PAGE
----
Cupra e-Racer

Electric cars can be fun. It’s a message drummed into us time and again by manufacturers pushing their new technology. But is fun simply about quick 0-62mph times? Not necessarily, according to Seat’s sporty offshoot, Cupra. The freshly divorced brand has revealed a 680hp electric racing car at the 2018 Geneva Motor Show, but claims there’s more to it than a 3.2-second 0-62mph time and an incredible 8.2-second 0-124mph time.

Speaking to Motoring Research, R&D boss Matthias Rabe explained that he had big ambitions for the Leon-based rear-wheel-drive e-Racer.

“To be honest, when we said OK, let’s [make] the TCR car electric, I saw some first proposals… they were front-wheel drive and with much lower power. And then I asked, OK, what’s the performance figure? And they showed me something of acceleration in the region of 6.7 seconds or seven seconds and I said ‘no’.

“If we want to go electric, we have to be better than today. In general, with electric, you don’t have the sound experience and therefore I think it is more boring in general, and therefore the car has to be more exciting. So we created a rear-wheel-drive car and we increased the power.”

We asked Dr Rabe to give us three features of the e-Racer that could be used on production Cupra models in the near future. This is what he said.

Torque vectoring

Torque vectoring is fairly commonplace in petrol performance cars of today. In simple terms, it shifts torque between wheels, sending it to the wheel with the most traction to aid grip when setting off and cornering.

But Rabe explains that you can take torque vectoring to the next level with electric cars. Unlike internal combustion-engined vehicles, torque vectoring can also be used during braking. Because of the electric brake modes, you can shift the amount of braking from one side of the car to the other, helping to keep it stable under heavy deceleration.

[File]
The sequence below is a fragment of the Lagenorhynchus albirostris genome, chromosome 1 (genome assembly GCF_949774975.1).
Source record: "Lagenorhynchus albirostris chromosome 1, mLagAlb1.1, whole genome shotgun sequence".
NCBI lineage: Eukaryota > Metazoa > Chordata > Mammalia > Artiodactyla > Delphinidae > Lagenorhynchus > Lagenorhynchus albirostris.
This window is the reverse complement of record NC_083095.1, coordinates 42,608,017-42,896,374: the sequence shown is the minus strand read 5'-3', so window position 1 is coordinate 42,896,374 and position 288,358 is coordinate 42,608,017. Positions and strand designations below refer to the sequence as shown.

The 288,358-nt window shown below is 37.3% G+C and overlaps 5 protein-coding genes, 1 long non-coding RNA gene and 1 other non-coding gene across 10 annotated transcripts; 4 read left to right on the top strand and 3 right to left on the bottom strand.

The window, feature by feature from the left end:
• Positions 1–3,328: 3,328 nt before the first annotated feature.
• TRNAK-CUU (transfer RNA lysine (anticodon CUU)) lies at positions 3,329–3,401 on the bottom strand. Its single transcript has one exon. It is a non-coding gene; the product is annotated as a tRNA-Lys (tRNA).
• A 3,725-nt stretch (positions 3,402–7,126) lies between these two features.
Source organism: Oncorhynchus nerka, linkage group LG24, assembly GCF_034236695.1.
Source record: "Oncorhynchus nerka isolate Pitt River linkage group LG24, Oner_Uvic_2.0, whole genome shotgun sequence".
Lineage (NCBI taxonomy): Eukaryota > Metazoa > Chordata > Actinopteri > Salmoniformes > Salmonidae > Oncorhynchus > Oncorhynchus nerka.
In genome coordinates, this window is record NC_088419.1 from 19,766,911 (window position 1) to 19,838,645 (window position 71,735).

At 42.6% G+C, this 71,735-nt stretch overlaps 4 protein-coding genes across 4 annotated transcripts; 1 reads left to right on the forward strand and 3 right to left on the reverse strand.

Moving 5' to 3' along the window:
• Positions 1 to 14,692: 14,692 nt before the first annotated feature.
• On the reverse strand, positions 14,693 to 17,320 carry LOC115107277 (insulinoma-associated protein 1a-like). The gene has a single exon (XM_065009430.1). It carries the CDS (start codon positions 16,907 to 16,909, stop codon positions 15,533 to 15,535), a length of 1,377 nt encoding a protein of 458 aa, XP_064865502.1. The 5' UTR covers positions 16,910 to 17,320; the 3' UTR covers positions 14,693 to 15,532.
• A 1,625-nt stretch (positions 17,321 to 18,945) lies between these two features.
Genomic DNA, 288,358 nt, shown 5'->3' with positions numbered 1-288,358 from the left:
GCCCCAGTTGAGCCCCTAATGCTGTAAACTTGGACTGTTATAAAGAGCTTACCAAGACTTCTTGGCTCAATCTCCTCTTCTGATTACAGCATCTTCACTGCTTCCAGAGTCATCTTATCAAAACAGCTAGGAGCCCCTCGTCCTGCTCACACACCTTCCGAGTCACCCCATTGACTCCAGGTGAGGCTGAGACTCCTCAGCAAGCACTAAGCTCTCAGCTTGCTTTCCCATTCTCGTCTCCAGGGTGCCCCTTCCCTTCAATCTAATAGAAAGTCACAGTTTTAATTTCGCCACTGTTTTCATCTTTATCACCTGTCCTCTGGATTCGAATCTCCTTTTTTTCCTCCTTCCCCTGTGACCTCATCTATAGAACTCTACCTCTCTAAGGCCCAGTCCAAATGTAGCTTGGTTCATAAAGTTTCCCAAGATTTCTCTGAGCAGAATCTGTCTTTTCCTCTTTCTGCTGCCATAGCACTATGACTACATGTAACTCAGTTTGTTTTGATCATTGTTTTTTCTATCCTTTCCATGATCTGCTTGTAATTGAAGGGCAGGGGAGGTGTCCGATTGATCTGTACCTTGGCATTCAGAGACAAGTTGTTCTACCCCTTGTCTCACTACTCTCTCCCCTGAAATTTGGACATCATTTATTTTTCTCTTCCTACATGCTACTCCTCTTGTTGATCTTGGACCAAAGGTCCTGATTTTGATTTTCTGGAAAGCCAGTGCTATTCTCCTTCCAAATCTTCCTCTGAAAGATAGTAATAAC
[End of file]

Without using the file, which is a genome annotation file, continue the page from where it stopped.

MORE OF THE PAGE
Added carbon

This is a feature already available on the Cupra Ateca: a carbon fibre exterior pack. It’s optional, “because carbon is very expensive,” explains Rabe. We already know that Cupra will take a similar route to AMG and BMW M Sport, offering sporty option packs for Seat-branded cars, but buyers of Cupra models will also be able to customise their vehicles to their own taste.

The Leon Cupra R features carbon fibre detailing in the form of a front splitter and rear-view mirror casings. Which brings us on to…

Cameras instead of rear-view mirrors

When you think of it, modern road cars are relying on rather old-fashioned technology in the form of three mirrors stuck to the car to inform the driver what’s going on behind them. Cameras are obviously fairly commonplace to aid reversing and tight manoeuvring, and we frequently see them replacing mirrors on concept cars. So why haven’t they made it to road cars yet?

“I love the idea,” Rabe said, “[but] I think we could integrate it from the design even better than on the e-Racer.  I have some ideas for that, but the point is why not in the future? It’s a cost thing, but then that’s the nice thing with racing. With racing it’s easy to test it. To bring it into a serial car right now the costs are very high, and it’s complicated in terms of electrical integration. But in the future, maybe.”

Although the answer is mainly down to cost, Rabe says that it is also partly because of legislation. However, “normally legislation just follows technology.”

Cupra e-Racer

He continues to point out a number of advantages to using cameras rather than mirrors.

“One advantage is, I think, you reduce the drag because you don’t have the mirrors. Another advantage is, especially with the rear camera, you can focus more on the speed. For example, if you go on the motorway, you can make it very close. If you are in the city, or you’re parking, you can make it very wide and also reduce the dead angle. With a mirror, there’s always a dead angle from the mirror itself or if you turn back you have the C-pillar and as a camera you can overcome this.”

The Cupra e-Racer will be showcased at special events throughout 2018, with a competition for purely electric touring cars planned for 2019. Promising to be “much more active, incredibly dynamic, intense and exciting,” could this be the trigger that gets us enthused about the everyday electric vehicles of the future?

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